Americans spend $800 million annually on peanut butter and it’s the leading use of peanuts, according to the National Peanut Board. Much of this peanut butter is consumed in candy and other confectionery, or in a peanut butter and jelly sandwiches; snicker bars come to mind. These facts have promoted the idea that peanut butter is bad for you, but this not necessarily true.
Peanut butter alone offers many nutritional benefits and can be good for you in moderation. You don’t want to eat a whole jar — over 500 peanuts — with a spoon. It’s a rich source of several essential vitamins and minerals, which includes folate, niacin, vitamin B6 and vitamin E. Eating peanut butter could help you get the recommended dietary intake for several nutrients your body needs — when part of a healthy diet.
What is Peanut Butter?
Peanut butter is a form of peanut paste, made by grinding dry roasted peanut. With 100 percent natural peanut butter you get oil separation that looks quite unpleasant. You rarely get this form of peanut butter in stores.
Standard peanut butter has added ingredients, which are salt, sugar and vegetable oil to get a consistency similar to butter. The oil is hydrogenated to prevent oil separation, so some people prefer to buy natural peanut butter to avoid the unhealthy effects of the oil added in peanut butter. There are also crunchy peanut butter and a smooth variation. Crunchy peanut butter tends to have slightly less saturated fats and more fiber.
Despite the added ingredients, most commercially available peanut butter is at least 90 percent peanut. Oil makes up about 5 percent and salt and sugar make up the last 5 percent. In the United States, it’s required by law that products labeled “peanut butter” contains at least 90 percent peanuts. It’s recommended you have about two tablespoons of peanut butter a couple times a week.
Just to be on the safe side, read the nutritional label to ensure you don’t buy a brand that adds a bunch of ingredients your body doesn’t need. Natural or close to natural peanut butter will highlight this fact on the packaging, so keep an eye out for those.
If eating peanut butter isn’t your thing, unsalted peanuts have the same health benefits and you should try and mix up your nut intake. Walnuts are very healthy and so are almonds.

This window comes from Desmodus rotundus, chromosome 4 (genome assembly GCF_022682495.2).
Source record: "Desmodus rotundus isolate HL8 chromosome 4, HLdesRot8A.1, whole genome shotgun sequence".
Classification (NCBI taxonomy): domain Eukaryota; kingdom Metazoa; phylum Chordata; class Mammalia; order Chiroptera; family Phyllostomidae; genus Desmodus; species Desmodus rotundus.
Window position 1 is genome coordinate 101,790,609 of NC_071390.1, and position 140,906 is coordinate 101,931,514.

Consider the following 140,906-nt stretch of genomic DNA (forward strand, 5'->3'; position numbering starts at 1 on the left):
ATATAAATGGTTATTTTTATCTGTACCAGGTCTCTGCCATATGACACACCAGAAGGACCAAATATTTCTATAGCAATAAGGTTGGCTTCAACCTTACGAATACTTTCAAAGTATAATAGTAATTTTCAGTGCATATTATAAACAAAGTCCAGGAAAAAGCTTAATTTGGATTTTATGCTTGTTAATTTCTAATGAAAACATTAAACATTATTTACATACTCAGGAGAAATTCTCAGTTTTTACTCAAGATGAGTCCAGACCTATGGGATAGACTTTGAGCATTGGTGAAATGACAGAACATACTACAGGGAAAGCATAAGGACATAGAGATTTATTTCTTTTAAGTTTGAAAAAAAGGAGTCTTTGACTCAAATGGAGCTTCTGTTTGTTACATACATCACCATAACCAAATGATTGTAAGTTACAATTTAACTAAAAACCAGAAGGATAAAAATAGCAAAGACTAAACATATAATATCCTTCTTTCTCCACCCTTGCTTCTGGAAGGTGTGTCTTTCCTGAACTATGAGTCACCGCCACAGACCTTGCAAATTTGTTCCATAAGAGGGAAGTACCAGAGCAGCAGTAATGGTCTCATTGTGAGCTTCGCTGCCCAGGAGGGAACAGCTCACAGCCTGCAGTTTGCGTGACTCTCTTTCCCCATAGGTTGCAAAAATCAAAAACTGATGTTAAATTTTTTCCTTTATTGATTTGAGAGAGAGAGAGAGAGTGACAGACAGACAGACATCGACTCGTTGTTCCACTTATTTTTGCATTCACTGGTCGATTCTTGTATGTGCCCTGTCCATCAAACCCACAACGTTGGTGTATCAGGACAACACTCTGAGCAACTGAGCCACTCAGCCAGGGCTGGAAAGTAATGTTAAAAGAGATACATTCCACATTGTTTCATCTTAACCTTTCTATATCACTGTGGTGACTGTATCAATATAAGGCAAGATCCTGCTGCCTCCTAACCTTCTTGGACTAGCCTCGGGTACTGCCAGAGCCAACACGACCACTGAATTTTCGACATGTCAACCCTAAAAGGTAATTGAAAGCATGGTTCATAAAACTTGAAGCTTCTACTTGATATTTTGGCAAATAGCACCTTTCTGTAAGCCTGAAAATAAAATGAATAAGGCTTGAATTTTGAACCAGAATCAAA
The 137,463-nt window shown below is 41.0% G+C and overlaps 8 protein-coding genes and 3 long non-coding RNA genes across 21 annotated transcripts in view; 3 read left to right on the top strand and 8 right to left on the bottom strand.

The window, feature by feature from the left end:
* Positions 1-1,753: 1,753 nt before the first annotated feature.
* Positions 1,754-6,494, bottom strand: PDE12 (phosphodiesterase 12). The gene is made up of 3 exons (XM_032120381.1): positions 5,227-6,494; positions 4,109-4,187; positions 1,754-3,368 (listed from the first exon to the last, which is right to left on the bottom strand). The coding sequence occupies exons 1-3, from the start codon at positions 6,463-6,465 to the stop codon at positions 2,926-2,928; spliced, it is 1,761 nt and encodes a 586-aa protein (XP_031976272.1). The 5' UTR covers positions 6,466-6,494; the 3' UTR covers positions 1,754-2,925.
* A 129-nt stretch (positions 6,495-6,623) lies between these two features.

A Source of Healthy Fats
Peanut butter is filled with fats, mostly the healthy monounsaturated and polyunsaturated fats. The body cannot produce these essential fats, which is why it’s important to include them in your diet. Polyunsaturated fats and monounsaturated fats both improve cholesterol and cut the risk of heart disease and type 2 diabetes. Eating 2 tablespoons of peanut butter provides you with 16 grams of total fat, which includes 7.4 grams of monounsaturated fat and 4.5 grams of polyunsaturated fat.
Peanut butter also has its fair share of saturated fats, so if you’re thinking about eating a whole jar with a spoon, think again. You want to get your healthy fats from multiple sources, such as olive oil, fish and peanut butter.
Rich in Protein and Contains Several Nutrients
Peanut butter is a rich source of protein. A 1-ounce serving of meat is equivalent to a 2-tablespoon of peanut butter, which is about 8 grams of protein. Protein is vital for repairing your body’s cells and growing new ones. Eating peanut butter could benefit athletes and bodybuilders in muscle repair and growth.
When you exercise, you lose a plethora of minerals and vitamins in your sweat. Peanut butter could help replenish several of these essential nutrients and could make a good post-workout meal. A 2-tablespoon serving also contains about 238 milligrams of potassium, a little over half a gram of iron and zinc, 29 micrograms of folate, 188 calories and 2.5 grams of sugars. After weightlifting or cardio, try having a banana with peanut butter immediately after your workout.
A Source of Dietary Fiber